How to Turn Anything into Soup

Let’s say you’re home, it’s very cold out, you’re craving soup, and you don’t feel like going to the grocery store. Some might see this as a hopeless situation. I see it as an opportunity.

You can turn almost anything into soup. The chickpeas in your cupboard? Those can be a soup. The celery root that you bought to make that Ottolenghi recipe that you gave up on? That can be soup too. Eggplant can be soup, spinach can be soup, even the cheddar cheese in your cheese drawer can be soup; just add broccoli. Or beer.

For the purposes of this column, let’s focus on the kind of thrown-together soup that I like to make: a hearty, vegetable-packed soup with beans and greens and a little Parmesan on top. Do I shop for those things? Sometimes. Usually, though, I just see what I have lying around and go from there.

Your starting point needs to be fat. More often than not, that fat will be extra-virgin olive oil. But if you want to shake things up a bit, you can use butter (ideal in a squash soup), you can render bacon or sausage (excellent in a lentil soup), you can even use lard, if you’re the kind of person who keeps lard around, in which case, respect.

Once you heat your fat, you add your aromatics. In France, you would add mirepoix. In Italy, you would add soffritto. Fun fact: those are the same thing – a combination of chopped onions, carrots, and celery. Don’t have celery? Just add onions and carrots. Don’t have carrots? Just add onion. The main thing is that you season at this stage with salt because you don’t want Tom Colicchio showing up to your kitchen saying, “You didn’t develop any flavor.” (He always says that on Top Chef.)

The aromatics don’t have to stop there: like garlic? Add tons of garlic. The more you chop your garlic, the more garlic flavor it’ll release. So, if you slice the garlic it’ll be less garlicky than if you mince the garlic. You could also add ginger here, chili flakes, green pepper (if you’re going for a Cajun vibe, in which case omit the carrots – then you’ll have what’s called “The Holy Trinity.”) You could add tomato paste here and toast it in the fat, to caramelize it (a cool trick) tinting your soup red; or you could add anchovy paste, to give your soup a surprising hint of umami.

The concept here is that you’re flavoring the fat with the aromatics and then that flavored fat will infuse whatever you add next. If you were making Ribollita (Italian kale and cabbage soup), you could add a bunch of sliced cabbage and Tuscan kale at this stage, being sure to season, stirring all around and then, when it’s softened, adding water or stock — just enough to cover (season again). Then add a can of drained white beans and let it all simmer until everything comes together, for about an hour. If it gets too thick, add more stock/water.

Another direction you could go is to add a can of tomatoes instead of the kale/cabbage, plus stock, throwing in a Parmesan rind or two to make a cozy tomato soup. Putting a Parmesan rind into an improvised soup is like putting Tina Fey into your improv show: it’s bound to make things better. If you want to be indulgent, you could also add cream. It’s the winter, why not? You deserve it.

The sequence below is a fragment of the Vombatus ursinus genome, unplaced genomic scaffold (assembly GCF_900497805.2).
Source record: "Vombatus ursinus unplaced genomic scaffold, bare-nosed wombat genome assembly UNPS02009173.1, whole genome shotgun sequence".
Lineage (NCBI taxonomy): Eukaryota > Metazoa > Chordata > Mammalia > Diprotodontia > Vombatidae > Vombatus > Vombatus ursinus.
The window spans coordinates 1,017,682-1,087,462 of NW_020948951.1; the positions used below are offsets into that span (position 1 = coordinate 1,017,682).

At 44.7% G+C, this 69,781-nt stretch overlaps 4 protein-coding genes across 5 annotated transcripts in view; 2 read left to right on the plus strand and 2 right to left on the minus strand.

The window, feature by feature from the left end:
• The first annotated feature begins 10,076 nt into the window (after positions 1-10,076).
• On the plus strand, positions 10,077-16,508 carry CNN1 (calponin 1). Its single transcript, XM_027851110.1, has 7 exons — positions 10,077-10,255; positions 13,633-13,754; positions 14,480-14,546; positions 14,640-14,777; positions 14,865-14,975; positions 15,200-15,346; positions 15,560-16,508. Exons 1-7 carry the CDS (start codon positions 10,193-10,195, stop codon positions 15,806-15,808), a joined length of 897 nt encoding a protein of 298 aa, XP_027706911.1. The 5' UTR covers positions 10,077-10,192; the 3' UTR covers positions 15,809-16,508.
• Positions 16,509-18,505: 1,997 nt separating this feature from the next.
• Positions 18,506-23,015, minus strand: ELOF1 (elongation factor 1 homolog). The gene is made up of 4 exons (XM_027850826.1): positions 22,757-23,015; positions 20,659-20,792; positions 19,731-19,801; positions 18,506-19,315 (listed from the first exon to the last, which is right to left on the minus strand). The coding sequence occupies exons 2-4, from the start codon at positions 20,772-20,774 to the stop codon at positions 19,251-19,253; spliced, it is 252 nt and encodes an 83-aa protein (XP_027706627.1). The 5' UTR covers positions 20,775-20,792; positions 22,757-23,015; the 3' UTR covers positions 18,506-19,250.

The other kind of soup to make is the kind where you add something hard but porous – think Butternut squash, think potatoes, think fennel – and allow it to cook in the liquid for an hour or so until a knife goes through it easily, at which point you blend or smash, depending on what kind of texture you prefer – chunky or smooth.

A bit about the liquid: you may think water is a wimpier choice than stock, but water has its merits. Water is free and there aren’t weird chemicals and unknown ingredients pumped into it, which isn’t always true of your stock. As long as you season as you go, you’ll be fine.

Sometimes it’s fun to throw in another liquid in with your water or stock to make things more complex. Example: apple cider for the squash soup. White wine for the Ribollita (add it after you cook your aromatics and be sure to cook off the alcohol before adding the stock). You can doctor a soup that’s a little dull at the end with lemon juice, balsamic vinegar, apple cider vinegar, fish sauce, yuzu kosho, Tabasco, whatever you think will make your soup taste better.

And that’s the most important step of all: tasting your creation. If you’re going to throw together a soup, it’s on your shoulders to carry it across the finish line. (Look at me and my sports metaphor.) If something’s not working, don’t throw your soup away. Figure out where it’s gone wrong then figure out how to fix it. Sometimes all it takes is adding a significant amount of salt and a glug of vinegar. And there’s no soup problem that a sprinkling of Parmesan cheese can’t solve.

This is also the perfect opportunity to use up leftover roast chicken: just shred it and throw it in at the end. It’s also an excellent way to use up leftover salad greens. I’ve seen Ina Garten dump leftover fully dressed salad into a soup and blend it. If it’s good enough for Ina, it’s good enough for us.

In conclusion, soup is the perfect way to play around in the kitchen without causing real harm to yourself or others. And if things really don’t turn out, just change the name. A failed minestrone is a success if you call it “a deconstructed minestrone.” And worst comes to worst, you can always pop open a can of Campbell’s.

Adam Roberts writes the bi-weekly newsletter Amateur Gourmet and is the author of three books, including Secrets of the Best Chefs and Give My Swiss Chards to Broadway: The Official Broadway Lover’s Cookbook (with Tony-nominated actor, Gideon Glick). He lives with his husband and dog in Brooklyn.

Thank you, Adam! We love your newsletter.

P.S. Magic one-pot pasta and five recipes worth memorizing.

(Photos courtesy of Adam Roberts.)

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